3. Have the stamps been repaired (cleaned, bleached, reperforated)?
    4. Have the stamps been removed from the cover and reglued to it? Usually done to identify rare varieties of the stamps
    5. Have stamps been removed from the cover?
    6. Have stamps been added to the cover which were not present when the cover passed through the mail? For example, adding a rarely used stamp to an existing cover to make an ordinary cover extremely valuable
    7. Have the stamps been removed and replaced with different stamps? For example, removing a stamp in excellent condition and replacing it with one having damage to the back, giving that the damaged backside of the stamp will not be visible.
  3. The postal markings on the cover
    1. Are the postal markings genuine?
    2. Are the postal markings appropriate from the time period used?
    3. Have extra faked postal markings been added to the cover to make it more valuable?
    4. Is the ink genuine and from the time period used?

The tools of expertisation[edit]

Experts will often maintain their own library of fakes and forgeries, and they also have access to the records of past genuine items that they have seen. They will usually have a large library of philatelic literature to refer to.

Scientific equipment is essential, including:

  • Binocular and comparison microscopes
  • Paper micrometers
  • Ultraviolet and infrared energy sources
  • Photometric colour determination equipment
  • X-ray fluorescence and spectro-photometry equipment.

Common sense and above all, experience, are also vital.

Expert certificates and marks[edit]

Once an item has been examined, the expert(s) will issue a certificate giving their findings which will include identification, genuineness or otherwise and comments about any alterations or unusual features. The certificate will normally feature a photograph of the item and be signed. It may also be embossed or have other security features. In the past it was common for experts to sign or add their mark to the back of stamps, however, this is nowadays uncommon as it is by some regarded as an undesired alteration. In Germany (BPP) it is still common practise to sign many items, but generally not the most valuable.

There have been instances where expert certificates have themselves been faked [2] and in the "Blüm Case", a forger produced false expertizing marks that were applied to German colony stamps and others.[3]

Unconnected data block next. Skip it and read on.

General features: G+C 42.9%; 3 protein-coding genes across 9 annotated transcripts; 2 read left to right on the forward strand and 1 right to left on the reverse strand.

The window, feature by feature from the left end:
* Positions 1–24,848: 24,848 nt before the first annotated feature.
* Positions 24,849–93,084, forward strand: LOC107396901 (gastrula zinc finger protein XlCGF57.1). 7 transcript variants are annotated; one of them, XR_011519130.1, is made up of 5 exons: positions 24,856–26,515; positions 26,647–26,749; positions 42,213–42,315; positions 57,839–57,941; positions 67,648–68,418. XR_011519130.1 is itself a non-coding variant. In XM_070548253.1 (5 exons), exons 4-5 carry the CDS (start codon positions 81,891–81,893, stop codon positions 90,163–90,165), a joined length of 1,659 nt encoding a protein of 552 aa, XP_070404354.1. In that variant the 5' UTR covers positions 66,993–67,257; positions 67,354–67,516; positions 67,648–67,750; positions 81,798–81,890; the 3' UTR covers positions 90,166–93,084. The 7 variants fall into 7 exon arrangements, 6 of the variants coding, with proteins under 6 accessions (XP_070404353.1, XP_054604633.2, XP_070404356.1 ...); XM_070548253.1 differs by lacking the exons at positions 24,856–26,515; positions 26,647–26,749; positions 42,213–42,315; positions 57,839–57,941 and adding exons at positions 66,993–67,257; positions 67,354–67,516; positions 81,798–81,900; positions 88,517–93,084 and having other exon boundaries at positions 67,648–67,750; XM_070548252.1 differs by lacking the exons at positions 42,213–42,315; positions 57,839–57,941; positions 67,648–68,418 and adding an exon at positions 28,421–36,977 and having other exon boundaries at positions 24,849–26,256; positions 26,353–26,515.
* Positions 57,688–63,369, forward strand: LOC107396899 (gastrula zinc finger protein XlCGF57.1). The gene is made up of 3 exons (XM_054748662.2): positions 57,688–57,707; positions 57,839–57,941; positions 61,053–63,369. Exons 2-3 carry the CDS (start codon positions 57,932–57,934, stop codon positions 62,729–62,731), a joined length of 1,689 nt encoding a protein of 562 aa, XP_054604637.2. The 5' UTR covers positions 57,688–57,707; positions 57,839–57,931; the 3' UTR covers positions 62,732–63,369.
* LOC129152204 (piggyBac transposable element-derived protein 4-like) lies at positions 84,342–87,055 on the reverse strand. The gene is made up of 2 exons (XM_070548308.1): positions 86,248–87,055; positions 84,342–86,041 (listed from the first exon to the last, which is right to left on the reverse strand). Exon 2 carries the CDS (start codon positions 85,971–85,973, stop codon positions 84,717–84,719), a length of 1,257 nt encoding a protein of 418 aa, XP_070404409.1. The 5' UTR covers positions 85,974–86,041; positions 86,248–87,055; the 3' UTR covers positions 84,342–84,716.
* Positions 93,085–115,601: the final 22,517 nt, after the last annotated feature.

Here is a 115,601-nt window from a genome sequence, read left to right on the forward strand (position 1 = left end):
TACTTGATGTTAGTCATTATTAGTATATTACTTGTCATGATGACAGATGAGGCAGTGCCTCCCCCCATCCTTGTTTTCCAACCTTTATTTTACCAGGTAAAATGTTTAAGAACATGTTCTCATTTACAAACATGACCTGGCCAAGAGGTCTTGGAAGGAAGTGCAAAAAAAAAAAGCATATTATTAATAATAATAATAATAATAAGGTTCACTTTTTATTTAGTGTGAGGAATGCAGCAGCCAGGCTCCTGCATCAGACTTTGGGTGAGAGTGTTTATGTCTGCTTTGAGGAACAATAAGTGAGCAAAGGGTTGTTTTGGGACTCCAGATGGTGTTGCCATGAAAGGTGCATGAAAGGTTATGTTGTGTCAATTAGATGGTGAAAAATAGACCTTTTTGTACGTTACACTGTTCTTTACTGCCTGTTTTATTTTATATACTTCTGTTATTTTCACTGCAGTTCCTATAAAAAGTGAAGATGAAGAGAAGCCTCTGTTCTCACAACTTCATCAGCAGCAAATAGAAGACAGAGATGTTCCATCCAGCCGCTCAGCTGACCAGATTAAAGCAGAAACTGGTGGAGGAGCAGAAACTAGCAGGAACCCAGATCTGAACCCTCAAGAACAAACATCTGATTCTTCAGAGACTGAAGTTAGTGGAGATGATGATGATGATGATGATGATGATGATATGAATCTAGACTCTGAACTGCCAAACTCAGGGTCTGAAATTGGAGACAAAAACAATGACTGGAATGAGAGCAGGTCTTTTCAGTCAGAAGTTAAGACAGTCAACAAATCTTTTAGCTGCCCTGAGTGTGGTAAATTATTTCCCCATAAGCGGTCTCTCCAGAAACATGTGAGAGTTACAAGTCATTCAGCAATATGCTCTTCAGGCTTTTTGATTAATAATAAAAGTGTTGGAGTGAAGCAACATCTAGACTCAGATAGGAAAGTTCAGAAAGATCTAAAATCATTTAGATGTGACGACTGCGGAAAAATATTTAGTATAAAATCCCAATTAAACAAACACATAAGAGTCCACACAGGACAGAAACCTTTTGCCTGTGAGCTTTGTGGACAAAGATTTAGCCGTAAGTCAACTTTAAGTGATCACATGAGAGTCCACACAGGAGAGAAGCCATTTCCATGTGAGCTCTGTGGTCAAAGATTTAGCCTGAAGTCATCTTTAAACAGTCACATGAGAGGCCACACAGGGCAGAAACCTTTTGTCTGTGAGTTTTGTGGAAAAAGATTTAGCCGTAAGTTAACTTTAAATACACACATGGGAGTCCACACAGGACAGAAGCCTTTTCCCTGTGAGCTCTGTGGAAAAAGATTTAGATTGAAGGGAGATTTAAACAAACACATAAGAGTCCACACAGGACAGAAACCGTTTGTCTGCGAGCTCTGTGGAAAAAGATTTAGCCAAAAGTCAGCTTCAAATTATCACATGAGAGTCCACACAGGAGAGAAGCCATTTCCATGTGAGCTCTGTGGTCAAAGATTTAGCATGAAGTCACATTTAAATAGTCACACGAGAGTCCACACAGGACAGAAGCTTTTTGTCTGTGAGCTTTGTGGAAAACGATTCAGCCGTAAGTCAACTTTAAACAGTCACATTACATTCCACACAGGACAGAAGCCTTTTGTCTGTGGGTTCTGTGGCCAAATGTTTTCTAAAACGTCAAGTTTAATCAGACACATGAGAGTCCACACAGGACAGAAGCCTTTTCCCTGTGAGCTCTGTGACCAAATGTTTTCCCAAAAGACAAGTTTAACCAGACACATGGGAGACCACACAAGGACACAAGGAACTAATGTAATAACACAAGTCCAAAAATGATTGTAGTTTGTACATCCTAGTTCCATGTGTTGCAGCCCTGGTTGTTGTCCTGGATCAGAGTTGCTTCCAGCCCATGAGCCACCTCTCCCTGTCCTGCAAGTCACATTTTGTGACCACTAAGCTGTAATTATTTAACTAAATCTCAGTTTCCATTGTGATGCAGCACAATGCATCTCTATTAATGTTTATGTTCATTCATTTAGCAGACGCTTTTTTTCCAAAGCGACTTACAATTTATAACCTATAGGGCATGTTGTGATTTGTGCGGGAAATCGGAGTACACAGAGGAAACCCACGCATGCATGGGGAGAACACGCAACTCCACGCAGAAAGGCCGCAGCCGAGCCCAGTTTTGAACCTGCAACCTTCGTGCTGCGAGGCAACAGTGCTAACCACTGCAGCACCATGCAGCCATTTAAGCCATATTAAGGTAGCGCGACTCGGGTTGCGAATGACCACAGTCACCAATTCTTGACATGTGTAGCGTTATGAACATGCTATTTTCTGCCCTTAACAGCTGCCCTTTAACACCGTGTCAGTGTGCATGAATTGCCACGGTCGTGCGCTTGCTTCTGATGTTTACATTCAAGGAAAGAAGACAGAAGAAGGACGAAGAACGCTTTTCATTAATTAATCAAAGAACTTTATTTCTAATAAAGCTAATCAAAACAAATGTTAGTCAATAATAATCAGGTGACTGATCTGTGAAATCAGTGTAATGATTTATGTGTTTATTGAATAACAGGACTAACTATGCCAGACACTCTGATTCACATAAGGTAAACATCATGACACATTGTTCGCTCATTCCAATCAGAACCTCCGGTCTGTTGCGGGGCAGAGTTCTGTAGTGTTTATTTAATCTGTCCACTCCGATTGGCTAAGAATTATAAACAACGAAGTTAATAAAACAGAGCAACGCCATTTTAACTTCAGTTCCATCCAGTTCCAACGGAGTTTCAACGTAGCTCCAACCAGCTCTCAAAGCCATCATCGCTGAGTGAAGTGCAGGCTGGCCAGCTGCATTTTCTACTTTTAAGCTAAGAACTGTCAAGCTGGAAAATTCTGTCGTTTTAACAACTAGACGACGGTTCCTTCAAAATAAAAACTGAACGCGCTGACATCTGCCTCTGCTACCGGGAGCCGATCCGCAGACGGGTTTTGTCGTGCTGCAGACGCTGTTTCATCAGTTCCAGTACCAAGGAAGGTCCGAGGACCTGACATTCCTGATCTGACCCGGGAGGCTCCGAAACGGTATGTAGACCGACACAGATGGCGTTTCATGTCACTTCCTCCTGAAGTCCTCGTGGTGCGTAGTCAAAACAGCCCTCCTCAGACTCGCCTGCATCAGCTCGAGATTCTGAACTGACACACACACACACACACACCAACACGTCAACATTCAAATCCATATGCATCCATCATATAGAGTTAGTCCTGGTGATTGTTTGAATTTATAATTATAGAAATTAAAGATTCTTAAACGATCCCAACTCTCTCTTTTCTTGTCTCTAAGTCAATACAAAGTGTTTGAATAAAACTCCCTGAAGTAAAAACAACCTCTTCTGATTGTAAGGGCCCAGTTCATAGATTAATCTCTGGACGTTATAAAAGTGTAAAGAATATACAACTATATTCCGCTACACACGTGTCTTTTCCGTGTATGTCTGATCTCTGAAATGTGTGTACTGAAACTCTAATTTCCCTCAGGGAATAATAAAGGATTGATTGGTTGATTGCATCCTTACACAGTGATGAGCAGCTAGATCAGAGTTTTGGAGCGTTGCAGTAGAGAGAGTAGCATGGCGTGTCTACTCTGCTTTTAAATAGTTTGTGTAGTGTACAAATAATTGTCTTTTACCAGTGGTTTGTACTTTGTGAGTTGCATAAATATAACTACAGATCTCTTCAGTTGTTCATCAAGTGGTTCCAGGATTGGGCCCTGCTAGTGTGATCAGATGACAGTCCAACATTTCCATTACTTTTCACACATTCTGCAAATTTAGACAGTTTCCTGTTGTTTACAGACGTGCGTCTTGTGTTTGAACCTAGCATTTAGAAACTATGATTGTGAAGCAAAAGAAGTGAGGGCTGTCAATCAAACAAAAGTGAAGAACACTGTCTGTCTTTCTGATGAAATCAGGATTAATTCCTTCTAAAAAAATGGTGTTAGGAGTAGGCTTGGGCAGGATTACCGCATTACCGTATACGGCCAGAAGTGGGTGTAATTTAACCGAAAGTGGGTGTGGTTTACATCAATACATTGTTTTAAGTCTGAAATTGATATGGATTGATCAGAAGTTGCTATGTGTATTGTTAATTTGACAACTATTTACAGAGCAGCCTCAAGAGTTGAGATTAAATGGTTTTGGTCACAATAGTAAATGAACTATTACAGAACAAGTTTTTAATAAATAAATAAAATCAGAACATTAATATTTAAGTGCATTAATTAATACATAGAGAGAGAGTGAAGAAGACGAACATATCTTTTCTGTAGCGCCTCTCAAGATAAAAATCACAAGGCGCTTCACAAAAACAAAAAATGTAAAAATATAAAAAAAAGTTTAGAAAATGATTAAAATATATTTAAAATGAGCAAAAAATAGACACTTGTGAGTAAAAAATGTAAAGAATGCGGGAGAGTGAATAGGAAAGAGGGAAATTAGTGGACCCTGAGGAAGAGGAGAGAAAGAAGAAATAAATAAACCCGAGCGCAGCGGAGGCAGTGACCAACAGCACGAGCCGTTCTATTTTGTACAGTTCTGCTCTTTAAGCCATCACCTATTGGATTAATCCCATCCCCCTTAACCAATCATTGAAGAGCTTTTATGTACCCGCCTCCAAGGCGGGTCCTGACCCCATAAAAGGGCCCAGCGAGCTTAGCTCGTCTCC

Finding experts[edit]

In the United States, the Philatelic Foundation, American Philatelic Society and numerous specialized stamp collecting organizations have committees who will perform expertisation for a fee. In Great Britain The Royal Philatelic Society London has a renowned expert committee which is also the oldest in the world, and of equal fame is the BPA expert committee.[4] German experts usually belong to the Bund Philatelistischer Prüfer e.V., Nürnberg (BPP). Specialized in their countries issues are e.g. the expert committees of NVPH (Netherlands), COMEX (Spain), Isphila (Turkey). - In addition, the International Association of Philatelic Experts (AIEP) is a worldwide organisation for independent stamp experts.

The results of expertisation may be challenged, and in some cases further research has shown the genuineness of an item considered a forgery, or vice versa.

See also[edit]

References[edit]

  1. ^ The Expertizing Process. The Philatelic Foundation, 2012. Retrieved 8 June 2012. Archived here.
  2. ^ Jean-François Brun, Out-Foxing the Fakers, American Philatelic Society, State College, Pennsylvania (1993), pp. 113-115.
  3. ^ The Blüm Case, 2006
  4. ^ BPA Expertising Ltd was originally set up by the "British Philatelic Association" which is now defunct and has been superseded by the "Association of British Philatelic Societies" (ABPS, http://www.abps.org.uk/Home/index.xalter). The current BPA Expertising Ltd has no connection with ABPS..

External links[edit]